Freddie Freeman: Losing Mike Soroka “just sucks.”

Atlanta Braves starting pitcher Mike Soroka (40) waits for assistance from the training staff after being injured in the third inning of a baseball game against the New York Mets Monday, Aug. 3, 2020, in Atlanta. Soroaka was helped to the dugout and replaced. (AP Photo/John Bazemore)

680 THE FAN, ATLANTA – Monday night, Braves fans worst fears came true as their 22 year old ace Mike Soroka went down in a heap in front of the mound with a torn right Achilles. Soroka was helped off the field by Assistant Athletic Trainer Mike Frostad and his manager, Brian Snitker. Soroka wasn’t putting any weight on his right leg, and speculation began immediately that it was indeed a major injury.

Losing Soroka is not only a big blow here locally in Atlanta, but it’s a big void for Major League Baseball. Soroka has been one of the brightest young starts of the game, representing Atlanta in the 2019 All-Star Game in Cleveland as a 21 year old. For many baseball fans, you love to look at pitching matchups, and on paper, last night’s was about as good as it gets. The two-time reigning Cy Young Award winner in the NL Jacob deGrom, up against a guy who finished sixth in the Cy Young voting last season, and runner-up to Pete Alonso for NL Rookie of the Year.

The Braves rotation has had plenty of question marks surrounding it here in 2020, but this is by far the biggest one to date. How do you fill the void of your ace? You’ve already moved on from your number four starter in Mike Foltynewicz after just one start. Sean Newcomb has been wildly inconsistent. Kyle Wright has shown glimpses of growing into the guy the Braves think he can be, but still has a long way to go. And Cole Hamels, well, still isn’t any closer to a return.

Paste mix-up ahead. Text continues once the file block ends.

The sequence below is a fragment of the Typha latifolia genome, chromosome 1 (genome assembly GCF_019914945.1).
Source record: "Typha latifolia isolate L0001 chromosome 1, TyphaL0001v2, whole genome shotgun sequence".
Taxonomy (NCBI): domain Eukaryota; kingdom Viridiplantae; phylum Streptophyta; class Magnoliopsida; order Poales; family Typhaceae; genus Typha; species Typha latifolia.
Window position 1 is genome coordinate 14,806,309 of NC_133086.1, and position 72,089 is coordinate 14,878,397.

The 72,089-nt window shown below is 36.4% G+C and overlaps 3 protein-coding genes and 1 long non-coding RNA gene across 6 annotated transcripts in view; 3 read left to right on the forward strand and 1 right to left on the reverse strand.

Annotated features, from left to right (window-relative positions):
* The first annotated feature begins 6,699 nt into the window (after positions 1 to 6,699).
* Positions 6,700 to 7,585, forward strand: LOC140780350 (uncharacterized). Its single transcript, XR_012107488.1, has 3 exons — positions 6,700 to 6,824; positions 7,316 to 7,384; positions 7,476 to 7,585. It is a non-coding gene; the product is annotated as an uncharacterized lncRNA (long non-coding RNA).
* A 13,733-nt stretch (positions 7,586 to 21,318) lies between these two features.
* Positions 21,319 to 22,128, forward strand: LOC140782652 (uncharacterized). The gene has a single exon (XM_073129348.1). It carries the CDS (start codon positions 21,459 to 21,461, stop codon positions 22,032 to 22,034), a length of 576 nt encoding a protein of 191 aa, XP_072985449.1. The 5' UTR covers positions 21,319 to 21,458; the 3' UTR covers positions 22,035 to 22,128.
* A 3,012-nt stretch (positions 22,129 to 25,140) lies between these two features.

Trading for a starter has now become the top priority for this team. But, two major challenges await. First, with more than half the teams in the Majors making the Postseason this year, finding a GM that’s willing to part with starting pitching this early in will be next to impossible. Also, in years past, teams were hesitant to part ways with top prospects in exchange for pitching because in most instances, it ended up being a two month rental. With the uncertainty surrounding the virus and how it could affect the 2020 season and more importantly, postseason, that prospect became even more challenging. I have no doubt Alex Anthopoulos is already working the phones. But teams will know the Braves are desperate in the pitching department, so that cost just increased significantly.

Freddie Freeman said it best. Losing Mike Soroka “just sucks.” Not just for Braves fans, but for baseball fans who appreciate watching the best pitchers in the game go out every five days and make it look so easy. Speedy recovery, Mike.

Kevin McAlpin has covered the Braves since 2012 for @680TheFan and the @BravesRadioNet

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